The proceedings resumed with a hearing at which defendant changed his plea. The court first explained in detail the role and function of a jury and the factual and legal considerations involved in the judge's sentencing decision. The court followed that lengthy discourse with an invitation to defendant to ask any questions he had. Defendant responded that he did not have many questions; he only wanted to point out that he had turned himself in to avoid, not cause, more problems. The "last thing I want to do," he added, "is have a jury trial and I don't want to have the jury trial, all right, and I'm not going to have a jury." The court emphasized that it had no intention of urging defendant to do something against his will, and it encouraged defendant to listen to the advice of his attorney. The court did add that "people are never, I repeat, never punished for going to trial. No one is ever going to say you're going to be punished if you exercise your constitutional right to go to trial. However, defendants frequently are, and the system always recognizes that people can be, in effect, rewarded for not going to trial." Defendant said he understood. The court continued, "Remorse, contrition, all of those factors are clearly recognized in the law and to be frank with you, by District Attorneys, when they see an effort to avoid the trauma of trial, and there obviously are no commitments from the District Attorney, she is not in a position to do so." The court finally stated that it wanted to be "absolutely certain" that defendant's change of plea was to be entered "freely, voluntarily, and not under any kind of threat, pressure of promise or force of any kind whatsoever" from the prosecutor, defense counsel, or the court. The court again invited questions from defendant, who had none.
The prosecutor then moved to dismiss count 33. The court indicated that it would do so at the time of sentencing, and it proceeded to hear defendant's change of plea. The court first explained the maximum penalty defendant could receive as a consequence of his plea: a determinate sentence of 10 years and eight months, followed by a consecutive sentence of 360 years to life; restitution to the victims; payment of a restitution fine and various fees and costs; submission of blood and saliva specimens; avoidance of contact with all victims; and registration as a sex offender. Each offense, the court noted, was a strike offense, and the court explained that consequence as well as a mandatory sentence enhancement for any future serious or violent felony. Defendant then assured the court that he was changing his plea "freely and voluntarily," that he had had enough time to discuss with his attorney the elements of the crimes and defenses, and that he was satisfied with the representation he had received from his attorney.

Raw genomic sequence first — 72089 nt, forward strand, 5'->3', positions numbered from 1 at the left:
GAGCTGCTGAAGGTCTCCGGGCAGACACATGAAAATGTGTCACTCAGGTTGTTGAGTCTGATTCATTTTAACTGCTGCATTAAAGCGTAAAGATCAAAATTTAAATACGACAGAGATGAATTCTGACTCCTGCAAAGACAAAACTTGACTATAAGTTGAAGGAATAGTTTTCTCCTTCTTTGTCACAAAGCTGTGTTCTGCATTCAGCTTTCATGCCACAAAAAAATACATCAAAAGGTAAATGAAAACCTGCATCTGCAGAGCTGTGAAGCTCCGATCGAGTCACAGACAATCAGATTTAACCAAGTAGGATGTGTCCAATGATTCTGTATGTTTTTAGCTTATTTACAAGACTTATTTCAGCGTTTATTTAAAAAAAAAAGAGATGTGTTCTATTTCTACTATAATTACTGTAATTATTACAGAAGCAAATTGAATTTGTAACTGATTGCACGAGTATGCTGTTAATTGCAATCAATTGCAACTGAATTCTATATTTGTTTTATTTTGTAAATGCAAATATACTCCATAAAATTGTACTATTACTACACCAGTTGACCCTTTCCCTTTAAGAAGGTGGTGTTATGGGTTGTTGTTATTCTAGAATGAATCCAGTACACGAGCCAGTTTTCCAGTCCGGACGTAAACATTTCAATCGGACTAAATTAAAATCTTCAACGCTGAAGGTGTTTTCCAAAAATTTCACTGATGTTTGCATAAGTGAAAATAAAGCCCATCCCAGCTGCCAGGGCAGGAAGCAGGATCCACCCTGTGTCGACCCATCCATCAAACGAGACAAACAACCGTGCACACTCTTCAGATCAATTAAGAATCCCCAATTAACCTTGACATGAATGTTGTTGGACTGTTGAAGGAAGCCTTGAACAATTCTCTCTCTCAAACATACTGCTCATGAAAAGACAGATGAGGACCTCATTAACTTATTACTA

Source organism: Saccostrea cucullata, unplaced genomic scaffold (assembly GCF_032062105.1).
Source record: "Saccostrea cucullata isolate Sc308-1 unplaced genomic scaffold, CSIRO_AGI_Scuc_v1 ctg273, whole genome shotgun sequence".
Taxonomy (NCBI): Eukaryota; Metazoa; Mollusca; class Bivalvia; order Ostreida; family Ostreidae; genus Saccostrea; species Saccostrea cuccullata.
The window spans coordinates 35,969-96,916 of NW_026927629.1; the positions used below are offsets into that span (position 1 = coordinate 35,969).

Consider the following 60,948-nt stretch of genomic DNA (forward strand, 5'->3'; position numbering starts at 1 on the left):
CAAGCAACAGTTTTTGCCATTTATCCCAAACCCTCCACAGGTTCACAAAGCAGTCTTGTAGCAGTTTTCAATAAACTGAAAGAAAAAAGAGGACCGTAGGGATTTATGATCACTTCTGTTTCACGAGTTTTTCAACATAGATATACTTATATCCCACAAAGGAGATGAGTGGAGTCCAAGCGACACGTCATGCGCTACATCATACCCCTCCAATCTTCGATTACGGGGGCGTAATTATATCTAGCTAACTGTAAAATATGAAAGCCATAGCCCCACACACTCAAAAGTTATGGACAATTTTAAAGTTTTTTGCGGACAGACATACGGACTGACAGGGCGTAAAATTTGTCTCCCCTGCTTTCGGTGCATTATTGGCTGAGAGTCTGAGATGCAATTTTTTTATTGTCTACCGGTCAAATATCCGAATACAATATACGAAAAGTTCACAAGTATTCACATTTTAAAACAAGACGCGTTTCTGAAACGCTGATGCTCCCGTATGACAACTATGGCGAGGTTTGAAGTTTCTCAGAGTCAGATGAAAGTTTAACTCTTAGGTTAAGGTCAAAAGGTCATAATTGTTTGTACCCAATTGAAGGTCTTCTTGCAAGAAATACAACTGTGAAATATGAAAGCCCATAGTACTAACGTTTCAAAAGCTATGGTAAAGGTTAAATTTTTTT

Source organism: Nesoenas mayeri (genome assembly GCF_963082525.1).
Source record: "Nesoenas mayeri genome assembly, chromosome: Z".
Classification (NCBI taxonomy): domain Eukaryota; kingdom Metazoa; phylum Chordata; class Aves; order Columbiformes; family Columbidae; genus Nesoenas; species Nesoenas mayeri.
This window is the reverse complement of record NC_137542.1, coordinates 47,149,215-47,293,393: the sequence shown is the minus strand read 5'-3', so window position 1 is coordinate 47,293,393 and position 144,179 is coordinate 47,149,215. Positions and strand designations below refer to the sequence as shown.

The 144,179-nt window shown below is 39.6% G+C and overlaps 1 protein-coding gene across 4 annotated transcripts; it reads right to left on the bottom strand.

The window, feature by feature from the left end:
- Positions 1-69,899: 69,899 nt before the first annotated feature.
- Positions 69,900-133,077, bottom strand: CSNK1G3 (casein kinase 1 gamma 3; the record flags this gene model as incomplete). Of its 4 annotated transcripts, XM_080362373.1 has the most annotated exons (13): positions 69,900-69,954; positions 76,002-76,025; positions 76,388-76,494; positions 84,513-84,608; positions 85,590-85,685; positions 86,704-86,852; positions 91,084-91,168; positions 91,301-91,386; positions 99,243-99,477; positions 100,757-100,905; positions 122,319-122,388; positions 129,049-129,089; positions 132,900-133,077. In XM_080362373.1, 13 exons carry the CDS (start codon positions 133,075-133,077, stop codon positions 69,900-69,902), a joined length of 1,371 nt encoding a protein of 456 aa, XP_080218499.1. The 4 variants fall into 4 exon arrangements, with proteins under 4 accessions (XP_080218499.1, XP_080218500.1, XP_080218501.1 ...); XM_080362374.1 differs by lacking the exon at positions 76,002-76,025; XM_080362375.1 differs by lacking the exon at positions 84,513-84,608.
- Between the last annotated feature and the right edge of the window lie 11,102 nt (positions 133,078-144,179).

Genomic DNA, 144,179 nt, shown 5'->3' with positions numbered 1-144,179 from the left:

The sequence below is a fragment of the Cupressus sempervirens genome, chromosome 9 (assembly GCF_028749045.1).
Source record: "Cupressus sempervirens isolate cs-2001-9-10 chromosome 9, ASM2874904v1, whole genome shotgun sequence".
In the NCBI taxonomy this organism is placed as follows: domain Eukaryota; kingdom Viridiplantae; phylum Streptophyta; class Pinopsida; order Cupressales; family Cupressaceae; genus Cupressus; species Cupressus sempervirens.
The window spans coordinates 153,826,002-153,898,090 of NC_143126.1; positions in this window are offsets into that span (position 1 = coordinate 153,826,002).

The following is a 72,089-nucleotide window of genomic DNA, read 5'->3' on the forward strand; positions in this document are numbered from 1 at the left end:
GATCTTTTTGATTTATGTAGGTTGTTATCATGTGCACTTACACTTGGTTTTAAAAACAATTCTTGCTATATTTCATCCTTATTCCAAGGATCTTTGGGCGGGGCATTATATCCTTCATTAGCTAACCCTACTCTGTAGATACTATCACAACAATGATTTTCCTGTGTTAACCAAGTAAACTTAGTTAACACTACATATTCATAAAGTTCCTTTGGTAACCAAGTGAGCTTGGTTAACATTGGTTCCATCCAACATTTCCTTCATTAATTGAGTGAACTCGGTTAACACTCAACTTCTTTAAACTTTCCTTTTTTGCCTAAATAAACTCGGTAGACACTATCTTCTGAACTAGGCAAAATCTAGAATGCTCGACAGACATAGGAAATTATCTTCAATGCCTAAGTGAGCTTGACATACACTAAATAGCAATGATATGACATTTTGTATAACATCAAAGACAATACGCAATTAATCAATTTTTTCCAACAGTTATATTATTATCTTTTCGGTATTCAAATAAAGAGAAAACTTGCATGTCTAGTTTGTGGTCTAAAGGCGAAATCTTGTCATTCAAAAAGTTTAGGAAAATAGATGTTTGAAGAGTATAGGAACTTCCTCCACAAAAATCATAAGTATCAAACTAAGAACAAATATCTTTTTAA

The court proceeded to obtain defendant's waiver of his constitutional jury trial rights. Defendant then pleaded guilty to 25 counts of lewd conduct, five counts of attempted lewd conduct, and two counts of oral copulation with a minor. He also admitted, as to the lewd conduct counts, that they had involved more than one victim and therefore qualified for treatment under section 667.61.
Not long after his change of plea, defendant reconsidered that decision. In early January 2000 he wrote to the judge who had conducted the proceedings. Defendant explained that he had pleaded guilty only because he wanted the "unfair hearsay charge" that his five-year-old son was the victim in count 33 to be "dropped." The San Jose Mercury News, however, had published a story mentioning this charge, and now he wanted to "pull [his] plea" and find an attorney willing to "fight for [him] with all his heart." At a hearing in February he again asserted his wish to "pull" his plea. Initially he wanted to discharge Salciccia as his attorney and represent himself; but by the end of the hearing he was willing to have Salciccia make the requisite motion.
Salciccia continued to declare his belief that defendant was incompetent. Although he felt that the evidence was "deadly against" defendant, Salciccia accepted a continuance to look into the possible merit of a motion to withdraw the plea. In March 2000 defense counsel filed the motion, asserting the incompetence of defendant and violation of the plea bargain through the release of information about count 33 to the press. The prosecutor opposed the motion, noting that no promises had been made that the alleged victims' ages, which were part of the public record, would ...